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Sir Gawain and the Green Knight

Sir Gawain and the Green Knight

by Anonymous

Sir Gawain and the Green Knight Part 3, Lines 1412 - 1560 Summary

  • The lord and his men are out of bed early again the next morning. Before the sun rises they're already out in the woods to spend the day hunting.
  • The hunters and the dogs again create a huge ruckus, with the hunters urging the hounds on with shouts and horns, and the dogs barking at some kind of wild animals.
  • The dogs take off and end up at a wooded knoll, which the hunters surround.
  • The hunters find the animal that the dogs have been chasing. It's an enormous boar.
  • The boar charges, knocks down some of the men, and even wounds some of the dogs.
  • The men shoot the boar repeatedly with arrows, but he continues charging.
  • Eventually, the lord rides up and lances the boar. Then the dogs pursue the wounded animal.
  • Meanwhile, Gawain is lying in bed at the castle.
  • Again, the flirty lady comes to his room, and they start to banter.
  • She teases him about how he's already forgotten the lesson she taught him yesterday. She says that a courteous knight should ask for a kiss whenever he sees through her behavior that a lady is willing.
  • Gawain again says that he's at the lady's service and will kiss her whenever she likes.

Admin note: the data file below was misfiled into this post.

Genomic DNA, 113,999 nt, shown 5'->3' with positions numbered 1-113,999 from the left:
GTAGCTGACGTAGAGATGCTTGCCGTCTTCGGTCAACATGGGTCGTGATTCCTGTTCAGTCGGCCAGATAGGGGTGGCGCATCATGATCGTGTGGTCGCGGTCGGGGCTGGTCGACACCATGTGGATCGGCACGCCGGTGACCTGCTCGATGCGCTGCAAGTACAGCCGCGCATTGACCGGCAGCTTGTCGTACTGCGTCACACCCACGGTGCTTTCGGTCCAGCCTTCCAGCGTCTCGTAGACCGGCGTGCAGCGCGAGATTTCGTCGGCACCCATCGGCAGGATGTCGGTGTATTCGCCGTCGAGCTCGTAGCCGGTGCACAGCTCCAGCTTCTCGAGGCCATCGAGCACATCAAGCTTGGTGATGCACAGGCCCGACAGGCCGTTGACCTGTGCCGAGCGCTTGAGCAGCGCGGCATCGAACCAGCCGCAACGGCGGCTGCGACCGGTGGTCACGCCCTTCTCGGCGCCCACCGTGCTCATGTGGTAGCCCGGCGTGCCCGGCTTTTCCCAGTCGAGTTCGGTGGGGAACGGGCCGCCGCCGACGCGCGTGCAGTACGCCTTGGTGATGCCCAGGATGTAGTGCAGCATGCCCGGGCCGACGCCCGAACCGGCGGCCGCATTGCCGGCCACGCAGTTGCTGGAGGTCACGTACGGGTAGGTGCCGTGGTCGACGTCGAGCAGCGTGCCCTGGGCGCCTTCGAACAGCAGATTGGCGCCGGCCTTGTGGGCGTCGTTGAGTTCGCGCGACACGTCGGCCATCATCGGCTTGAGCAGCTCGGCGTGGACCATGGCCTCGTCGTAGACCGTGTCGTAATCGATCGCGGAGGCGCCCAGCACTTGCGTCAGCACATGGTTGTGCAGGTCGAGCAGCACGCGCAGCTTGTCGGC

• The lady bends down over Gawain and kisses him.
  • Then they talk for a while about the rewards and trials of love. The lady wants Gawain to teach her about the ways of true love. She asks why it is that knights are praised above all of for the practice of love. She says that when the deeds of knights are discussed, everyone always focuses on how they have risked everything for love, suffered dreadful times for their love-longing, and performed acts of valor to bring joy to their ladies with their winnings.
  • The lady goes on to wonder why Gawain, who has a great reputation for love, hasn't yet spoken to her of love. She asks again for him to teach her about love.
  • Gawain says that it would be an honor to teach her, though she's probably more of an expert on love than he is. Still, he promises to do his best.
  • The narrator tells us that Gawain and the lady laugh and kiss and have a good time, but Gawain continues to be cautious, and neither Gawain nor the lady commits any evil.
  • After the lady leaves, Gawain gets up, goes to mass, and eats. The he proceeds to spend the rest of the day with the beautiful lady and the old lady.

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